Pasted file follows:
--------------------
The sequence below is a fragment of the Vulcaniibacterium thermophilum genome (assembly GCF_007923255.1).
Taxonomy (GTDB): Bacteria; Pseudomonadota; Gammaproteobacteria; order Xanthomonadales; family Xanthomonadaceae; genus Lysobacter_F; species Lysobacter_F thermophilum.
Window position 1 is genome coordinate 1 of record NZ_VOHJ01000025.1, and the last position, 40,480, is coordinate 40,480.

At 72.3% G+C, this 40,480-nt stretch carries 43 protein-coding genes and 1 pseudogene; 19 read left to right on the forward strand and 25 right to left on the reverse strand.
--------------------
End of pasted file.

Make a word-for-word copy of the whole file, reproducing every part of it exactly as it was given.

The sequence below is a fragment of the Vulcaniibacterium thermophilum genome (assembly GCF_007923255.1).
Taxonomy (GTDB): Bacteria; Pseudomonadota; Gammaproteobacteria; order Xanthomonadales; family Xanthomonadaceae; genus Lysobacter_F; species Lysobacter_F thermophilum.
Window position 1 is genome coordinate 1 of record NZ_VOHJ01000025.1, and the last position, 40,480, is coordinate 40,480.

At 72.3% G+C, this 40,480-nt stretch carries 43 protein-coding genes and 1 pseudogene; 19 read left to right on the forward strand and 25 right to left on the reverse strand.